I’m pleased to announce that William “Bill” Bartelt and I signed a contract with Indiana University Press to publish a new book tentatively titled Abe’s Youth: Collected Works from the Indiana Lincoln Inquiry. I’m especially excited to work with Bill, widely considered the world’s greatest living scholar on Lincoln’s youth in Indiana.

This new book unearths vital primary source material and culls together the Lincoln Inquiry’s most historically rigorous and significant contributions. In each of the pieces the editors provide illuminating and insightful annotations offering context for the Inquiry’s findings. Click here for more information.

Frontier Thesis

Published on 17 November 2017 under History

Frederick Jackson Turner’s “Frontier Thesis,” which burst onto the scene with a famous essay in 1893 titled “The Significance of the Frontier in American History,” continues to impact the American view of history in fundamental ways. In it Turner argues the frontier shaped American democracy, independence, ingenuity, and optimism. In the process, the frontier also shaped the American story and drove American history. Turner eventually landed a place on the staff at Harvard and shaped generations of historians and public intellectuals, spawning both devotees and critics.

New research from Samuel Bazzi, Martin Fiszbein, and Mesay Gebresilasse explores the pervasive and persistent influence of the frontier on American life. Here’s the abstract on their new NBER working paper:

In a classic 1893 essay, Frederick Jackson Turner argued that the American frontier promoted individualism. We revisit the Frontier Thesis and examine its relevance at the subnational level. Using Census data and GIS techniques, we track the frontier throughout the 1790-1890 period and construct a novel, county-level measure of historical frontier experience. We document skewed sex ratios and other distinctive demographics of frontier locations, as well as their greater individualism (proxied by infrequent children names). Many decades after the closing of the frontier, counties with longer historical frontier experience exhibit more prevalent individualism and opposition to redistribution and regulation. We take several steps towards a causal interpretation, including an instrumental variables approach that exploits variation in the speed of westward expansion induced by national immigration inflows. Using linked historical Census data, we identify mechanisms giving rise to a persistent frontier culture. Selective migration contributed to greater individualism, and frontier conditions may have further shaped behavior and values. We provide evidence suggesting that rugged individualism may be rooted in its adaptive advantage on the frontier and the opportunities for upward mobility through effort.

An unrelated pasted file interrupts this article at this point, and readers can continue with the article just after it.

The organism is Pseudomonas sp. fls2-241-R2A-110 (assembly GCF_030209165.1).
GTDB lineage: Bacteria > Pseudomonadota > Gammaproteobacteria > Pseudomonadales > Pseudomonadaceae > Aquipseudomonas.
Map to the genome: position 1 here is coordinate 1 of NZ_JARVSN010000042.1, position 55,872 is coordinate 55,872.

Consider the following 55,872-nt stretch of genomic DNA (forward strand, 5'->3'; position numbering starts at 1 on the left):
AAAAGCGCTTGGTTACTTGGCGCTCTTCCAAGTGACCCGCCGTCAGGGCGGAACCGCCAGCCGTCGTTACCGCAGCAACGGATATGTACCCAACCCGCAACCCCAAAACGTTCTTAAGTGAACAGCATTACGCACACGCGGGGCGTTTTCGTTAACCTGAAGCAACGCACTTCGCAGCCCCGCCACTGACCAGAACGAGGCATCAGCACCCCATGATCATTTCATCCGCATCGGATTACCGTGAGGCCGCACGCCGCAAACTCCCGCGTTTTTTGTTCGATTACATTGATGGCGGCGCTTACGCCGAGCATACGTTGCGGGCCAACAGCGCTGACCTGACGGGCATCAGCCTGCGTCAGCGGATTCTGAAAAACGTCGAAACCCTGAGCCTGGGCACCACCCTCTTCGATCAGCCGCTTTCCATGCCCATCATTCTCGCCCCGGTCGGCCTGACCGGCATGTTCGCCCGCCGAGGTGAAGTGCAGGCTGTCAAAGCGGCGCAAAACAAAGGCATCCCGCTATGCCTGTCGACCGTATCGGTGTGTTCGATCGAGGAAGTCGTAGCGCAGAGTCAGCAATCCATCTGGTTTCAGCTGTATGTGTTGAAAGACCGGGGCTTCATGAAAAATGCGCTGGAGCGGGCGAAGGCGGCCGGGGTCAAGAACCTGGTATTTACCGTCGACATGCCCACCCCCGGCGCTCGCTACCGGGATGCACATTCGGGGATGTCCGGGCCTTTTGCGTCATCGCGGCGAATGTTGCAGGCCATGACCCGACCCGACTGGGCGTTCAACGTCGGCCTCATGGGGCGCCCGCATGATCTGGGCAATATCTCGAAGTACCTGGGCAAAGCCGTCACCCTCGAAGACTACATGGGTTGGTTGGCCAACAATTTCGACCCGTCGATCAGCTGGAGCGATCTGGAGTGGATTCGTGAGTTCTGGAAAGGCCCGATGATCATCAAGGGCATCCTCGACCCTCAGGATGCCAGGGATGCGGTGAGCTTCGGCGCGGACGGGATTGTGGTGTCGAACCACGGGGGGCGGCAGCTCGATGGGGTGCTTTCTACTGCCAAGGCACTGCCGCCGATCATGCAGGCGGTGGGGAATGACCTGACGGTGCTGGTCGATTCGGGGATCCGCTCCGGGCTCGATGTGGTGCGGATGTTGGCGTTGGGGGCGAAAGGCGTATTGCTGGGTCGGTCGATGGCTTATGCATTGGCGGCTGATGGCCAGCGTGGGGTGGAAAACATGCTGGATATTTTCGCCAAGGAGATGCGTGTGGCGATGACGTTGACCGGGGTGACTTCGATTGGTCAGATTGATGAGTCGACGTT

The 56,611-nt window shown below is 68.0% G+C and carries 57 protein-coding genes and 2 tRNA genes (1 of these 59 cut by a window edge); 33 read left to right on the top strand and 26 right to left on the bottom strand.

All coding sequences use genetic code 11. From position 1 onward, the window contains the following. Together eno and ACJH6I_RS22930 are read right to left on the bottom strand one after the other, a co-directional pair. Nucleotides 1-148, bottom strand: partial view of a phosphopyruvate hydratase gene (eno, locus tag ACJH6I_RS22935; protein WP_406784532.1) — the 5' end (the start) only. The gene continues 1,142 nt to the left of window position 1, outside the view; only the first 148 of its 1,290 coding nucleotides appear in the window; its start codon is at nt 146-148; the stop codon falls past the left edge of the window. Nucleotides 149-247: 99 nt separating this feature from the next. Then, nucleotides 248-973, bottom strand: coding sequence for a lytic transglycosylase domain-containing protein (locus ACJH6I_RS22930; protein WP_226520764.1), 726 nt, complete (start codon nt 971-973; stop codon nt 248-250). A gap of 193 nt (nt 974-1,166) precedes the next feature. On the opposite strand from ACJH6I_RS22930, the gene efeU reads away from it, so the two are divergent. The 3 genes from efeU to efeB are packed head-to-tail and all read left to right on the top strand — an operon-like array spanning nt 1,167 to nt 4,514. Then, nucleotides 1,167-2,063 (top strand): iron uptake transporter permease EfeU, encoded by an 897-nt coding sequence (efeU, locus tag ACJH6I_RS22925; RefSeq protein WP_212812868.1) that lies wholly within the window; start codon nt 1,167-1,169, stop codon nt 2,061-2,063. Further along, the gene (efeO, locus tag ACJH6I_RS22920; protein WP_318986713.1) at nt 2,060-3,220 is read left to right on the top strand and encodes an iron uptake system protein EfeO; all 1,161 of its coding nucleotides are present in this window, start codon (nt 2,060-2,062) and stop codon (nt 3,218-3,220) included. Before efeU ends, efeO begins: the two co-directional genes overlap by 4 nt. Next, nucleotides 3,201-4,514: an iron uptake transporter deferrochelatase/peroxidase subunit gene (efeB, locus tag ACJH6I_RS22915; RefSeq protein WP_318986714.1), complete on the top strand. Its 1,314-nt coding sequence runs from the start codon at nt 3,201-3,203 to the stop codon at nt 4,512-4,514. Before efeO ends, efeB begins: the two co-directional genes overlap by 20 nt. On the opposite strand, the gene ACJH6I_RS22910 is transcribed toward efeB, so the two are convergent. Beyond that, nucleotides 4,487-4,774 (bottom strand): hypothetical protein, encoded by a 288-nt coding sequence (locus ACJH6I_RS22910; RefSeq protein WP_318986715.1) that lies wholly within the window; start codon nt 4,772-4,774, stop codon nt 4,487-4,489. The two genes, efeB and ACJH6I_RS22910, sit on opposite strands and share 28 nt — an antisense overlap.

In Defense of Hoosier Home Rule

Published on 8 May 2017 under Featured
In Defense of Hoosier Home Rule

The lead Sunday editorial in the Indianapolis Star (here) and a recent edition of Howey Politics Indiana (here) feature a piece of mine arguing for renewed emphasis on “home rule” by the Indiana state legislature. The idea, modeled off the national principle of federalism, gives more choice, options, flexibility, and freedom to local leaders. Now those ideals are under greater attack than at any time since Hoosier home rule began.

Look Back: First Quarter 2017

Published on 5 April 2017 under Featured
Look Back: First Quarter 2017

As we enter the second quarter of 2017, it seems worthwhile to summarize here some of my academic and popular press pursuits during the first quarter, some of which I have not yet highlighted here. In the month of February I published five popular press pieces:

In January I presented to the Southern Indiana Civil War Roundtable on the topic of “Little Egypt Goes to War,” the roots and beginnings of the 80th Illinois Volunteer Infantry Regiment. Later in March I presented to the Indiana Political Science Association, first in a roundtable on the American Presidency and then with a paper titled “The Arc of Our New History.”

Southwestern Indiana Civil War Monuments

Published on 31 March 2017 under Civil War

I recently completed minor pages on the history of several Civil War monuments in Southwestern Indiana:

The Jasper monument is particularly interesting because it is one of the rare Union memorials erected in part by a veteran of the Confederate army. After serving for a period with the Confederate army, John Gramelspacher fled and would go on to serve in the Union army. He was even admitted as a member of the Grand Army of the Republic.

Also of note is the Gibson County Civil War Honor Roll Memorial. This was the first regimental monument erected in Indiana in memory of soldiers of the Civil War. Moreover, it claims to be the only monument in Indiana, or in the United States, that was erected and dedicated by any regiment in honor of its dead while that regiment was still in the service.